The thief on the cross didn’t get baptized in water. He didn’t get the right hand of fellowship. He didn’t take Sunday communion. He wasn’t on the Usher Board. He didn’t sing on the choir. He didn’t even go to church, but he did do one thing for himself and one thing for the rest of the world. He confessed before the Lord that he was guilty of doing wrong which allowed the Lord to bring him into paradise, and he demonstrated to us that God really cares about our hearts.
 
When Christ came, His physical appearance was not attractive, His spiritual qualities kindness, compassion, thoughtfulness, undying love, were obvious to everyone, and He is our example. Will we confess that we are guilty, and that Jesus is King? When we do those two things, we will join the thief on the cross in paradise.

 

Submitted by Trustee Stanley Ridley



The Role of the Pastor

“…for the equipping of the saints for the work of ministry, for the edifying of the body of Christ,…” – Ephesians 4:12 NKJV

When I came back to Shiloh, some 19 years ago, Pastor was teaching on “Progressing Toward Spiritual Maturity.” I came at a time when I was very young in my conversion, and I was hungering and thirsting for more of Christ. I was a young mother, with a husband and two young children. I was juggling work, homework, and the struggles that life can bring, and I recognized my need for something greater. I didn’t know it then, but I was longing for a fulfilling love. I knew, even as a young girl growing up in Alabama, that there was something bigger; and I yearned for purpose. I had not met God then, and I didn’t know that He had a purpose and a plan for me.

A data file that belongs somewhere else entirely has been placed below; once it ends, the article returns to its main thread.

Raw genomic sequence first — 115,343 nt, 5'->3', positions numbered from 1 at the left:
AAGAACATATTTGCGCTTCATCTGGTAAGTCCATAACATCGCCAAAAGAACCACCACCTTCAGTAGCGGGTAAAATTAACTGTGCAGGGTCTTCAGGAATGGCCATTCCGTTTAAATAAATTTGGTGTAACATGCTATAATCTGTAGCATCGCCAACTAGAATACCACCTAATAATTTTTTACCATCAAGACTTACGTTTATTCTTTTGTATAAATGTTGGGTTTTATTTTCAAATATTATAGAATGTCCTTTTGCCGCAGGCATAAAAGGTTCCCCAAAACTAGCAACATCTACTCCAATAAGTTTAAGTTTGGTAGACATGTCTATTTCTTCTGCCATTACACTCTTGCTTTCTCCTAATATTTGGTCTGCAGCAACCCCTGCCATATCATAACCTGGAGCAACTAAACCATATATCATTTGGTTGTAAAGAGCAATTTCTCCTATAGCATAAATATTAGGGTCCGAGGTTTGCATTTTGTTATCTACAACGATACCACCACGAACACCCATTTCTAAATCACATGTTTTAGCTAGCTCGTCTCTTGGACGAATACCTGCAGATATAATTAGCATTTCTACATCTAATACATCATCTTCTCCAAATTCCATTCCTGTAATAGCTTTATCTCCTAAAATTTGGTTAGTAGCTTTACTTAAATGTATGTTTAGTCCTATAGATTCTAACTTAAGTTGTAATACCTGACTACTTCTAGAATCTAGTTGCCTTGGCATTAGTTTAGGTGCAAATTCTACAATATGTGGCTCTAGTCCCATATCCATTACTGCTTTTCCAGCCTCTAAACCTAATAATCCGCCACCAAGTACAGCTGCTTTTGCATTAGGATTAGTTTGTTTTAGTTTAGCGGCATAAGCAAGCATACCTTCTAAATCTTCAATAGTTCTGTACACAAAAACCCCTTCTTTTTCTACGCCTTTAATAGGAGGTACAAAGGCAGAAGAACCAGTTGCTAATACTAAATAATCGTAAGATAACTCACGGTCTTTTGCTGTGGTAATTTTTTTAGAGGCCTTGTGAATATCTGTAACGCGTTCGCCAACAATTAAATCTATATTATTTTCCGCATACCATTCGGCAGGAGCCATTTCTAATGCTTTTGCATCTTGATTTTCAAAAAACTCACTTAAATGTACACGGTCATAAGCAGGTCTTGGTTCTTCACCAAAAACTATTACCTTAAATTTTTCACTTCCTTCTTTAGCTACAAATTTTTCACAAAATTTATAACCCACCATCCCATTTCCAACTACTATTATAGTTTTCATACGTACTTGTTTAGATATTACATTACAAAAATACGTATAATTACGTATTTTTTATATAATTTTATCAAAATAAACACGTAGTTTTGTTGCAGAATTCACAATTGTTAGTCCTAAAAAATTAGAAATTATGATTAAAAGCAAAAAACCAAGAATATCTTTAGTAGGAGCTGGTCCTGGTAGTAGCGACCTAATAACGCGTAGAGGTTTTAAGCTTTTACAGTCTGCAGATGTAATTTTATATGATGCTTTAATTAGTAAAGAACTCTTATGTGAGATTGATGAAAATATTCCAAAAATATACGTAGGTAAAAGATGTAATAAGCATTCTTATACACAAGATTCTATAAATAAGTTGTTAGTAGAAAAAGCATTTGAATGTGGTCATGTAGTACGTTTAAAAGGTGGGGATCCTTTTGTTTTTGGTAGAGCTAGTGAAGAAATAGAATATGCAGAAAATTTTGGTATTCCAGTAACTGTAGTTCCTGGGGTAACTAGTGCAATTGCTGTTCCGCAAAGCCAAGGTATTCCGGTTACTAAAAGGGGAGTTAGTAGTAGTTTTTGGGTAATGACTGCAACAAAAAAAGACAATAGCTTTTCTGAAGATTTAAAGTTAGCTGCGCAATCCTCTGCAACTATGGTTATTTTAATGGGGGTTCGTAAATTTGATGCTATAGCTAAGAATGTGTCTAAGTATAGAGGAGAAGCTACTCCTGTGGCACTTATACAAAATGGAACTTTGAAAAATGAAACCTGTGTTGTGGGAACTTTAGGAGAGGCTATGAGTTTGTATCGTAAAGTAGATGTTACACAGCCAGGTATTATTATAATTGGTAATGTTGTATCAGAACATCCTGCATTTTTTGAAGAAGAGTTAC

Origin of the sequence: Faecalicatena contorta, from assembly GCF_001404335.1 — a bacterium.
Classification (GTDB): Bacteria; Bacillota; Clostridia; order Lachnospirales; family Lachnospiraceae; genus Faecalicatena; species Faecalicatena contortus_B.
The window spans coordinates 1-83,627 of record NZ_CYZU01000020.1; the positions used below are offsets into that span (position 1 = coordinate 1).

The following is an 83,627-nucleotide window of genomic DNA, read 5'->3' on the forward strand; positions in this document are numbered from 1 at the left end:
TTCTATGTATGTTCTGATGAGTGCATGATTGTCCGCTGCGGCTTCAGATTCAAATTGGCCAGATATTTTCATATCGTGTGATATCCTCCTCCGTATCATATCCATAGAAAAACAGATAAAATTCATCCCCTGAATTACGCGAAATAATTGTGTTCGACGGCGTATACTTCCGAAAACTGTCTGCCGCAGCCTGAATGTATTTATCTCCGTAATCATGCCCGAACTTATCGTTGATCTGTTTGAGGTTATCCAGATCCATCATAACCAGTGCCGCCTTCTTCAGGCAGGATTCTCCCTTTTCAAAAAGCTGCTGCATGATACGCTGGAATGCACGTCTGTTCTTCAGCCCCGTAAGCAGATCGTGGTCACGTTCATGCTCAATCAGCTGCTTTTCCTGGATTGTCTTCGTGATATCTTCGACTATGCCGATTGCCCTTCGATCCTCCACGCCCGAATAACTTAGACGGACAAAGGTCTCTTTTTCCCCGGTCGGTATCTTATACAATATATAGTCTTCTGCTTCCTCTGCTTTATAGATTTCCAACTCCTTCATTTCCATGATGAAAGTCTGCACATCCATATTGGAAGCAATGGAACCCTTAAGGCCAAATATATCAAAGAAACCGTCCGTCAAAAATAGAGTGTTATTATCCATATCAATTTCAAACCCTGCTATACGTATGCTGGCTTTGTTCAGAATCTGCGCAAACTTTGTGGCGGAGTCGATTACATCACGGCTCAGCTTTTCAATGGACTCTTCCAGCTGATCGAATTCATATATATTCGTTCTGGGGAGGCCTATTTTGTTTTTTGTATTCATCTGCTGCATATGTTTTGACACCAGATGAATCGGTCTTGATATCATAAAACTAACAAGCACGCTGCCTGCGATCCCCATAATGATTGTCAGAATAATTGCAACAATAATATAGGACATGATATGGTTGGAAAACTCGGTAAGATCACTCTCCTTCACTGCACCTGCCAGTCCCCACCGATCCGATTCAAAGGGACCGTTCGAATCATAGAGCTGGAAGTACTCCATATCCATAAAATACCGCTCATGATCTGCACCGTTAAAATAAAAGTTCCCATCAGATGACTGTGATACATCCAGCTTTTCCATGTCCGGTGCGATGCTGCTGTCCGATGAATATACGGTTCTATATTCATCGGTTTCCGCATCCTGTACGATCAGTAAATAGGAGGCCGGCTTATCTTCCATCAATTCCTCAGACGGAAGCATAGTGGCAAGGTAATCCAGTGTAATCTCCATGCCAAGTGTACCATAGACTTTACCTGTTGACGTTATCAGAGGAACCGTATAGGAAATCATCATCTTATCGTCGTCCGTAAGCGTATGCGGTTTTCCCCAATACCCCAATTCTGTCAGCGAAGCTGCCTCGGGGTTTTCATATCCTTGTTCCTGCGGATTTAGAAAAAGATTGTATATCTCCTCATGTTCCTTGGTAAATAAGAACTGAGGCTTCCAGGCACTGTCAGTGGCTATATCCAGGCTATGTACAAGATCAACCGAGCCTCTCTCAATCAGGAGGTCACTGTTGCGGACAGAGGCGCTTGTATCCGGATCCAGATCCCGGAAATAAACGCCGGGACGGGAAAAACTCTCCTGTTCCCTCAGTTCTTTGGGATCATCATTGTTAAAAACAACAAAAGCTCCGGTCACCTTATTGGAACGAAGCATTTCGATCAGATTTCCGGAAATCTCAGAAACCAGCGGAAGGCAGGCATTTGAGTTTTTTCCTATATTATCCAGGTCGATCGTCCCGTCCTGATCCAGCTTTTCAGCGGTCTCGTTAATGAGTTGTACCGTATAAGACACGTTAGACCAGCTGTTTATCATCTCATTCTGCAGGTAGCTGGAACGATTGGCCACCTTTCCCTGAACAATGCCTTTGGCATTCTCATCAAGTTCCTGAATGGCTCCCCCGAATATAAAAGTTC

Through my marriage of 43 years, to my husband at the age of 21, and the rearing of our children, I learned that God was always there, but I didn’t always know it. I can’t tell you exactly when I fell in love with Jesus, but I know that it was on Pastor Washington’s watch. I had been introduced to Him, but I did not know Him. My life was good, and sometimes difficult, but I never really attributed those times to Him. Knowing about God is not knowing Him personally, and the real tragedy of life is that so many of us go through life missing His purpose for us, as we go after houses, and land, and cars and things; and miss out on what we need the most: Jesus. It takes years for children to grow into adulthood, and it takes a full season for fruit to mature and ripen.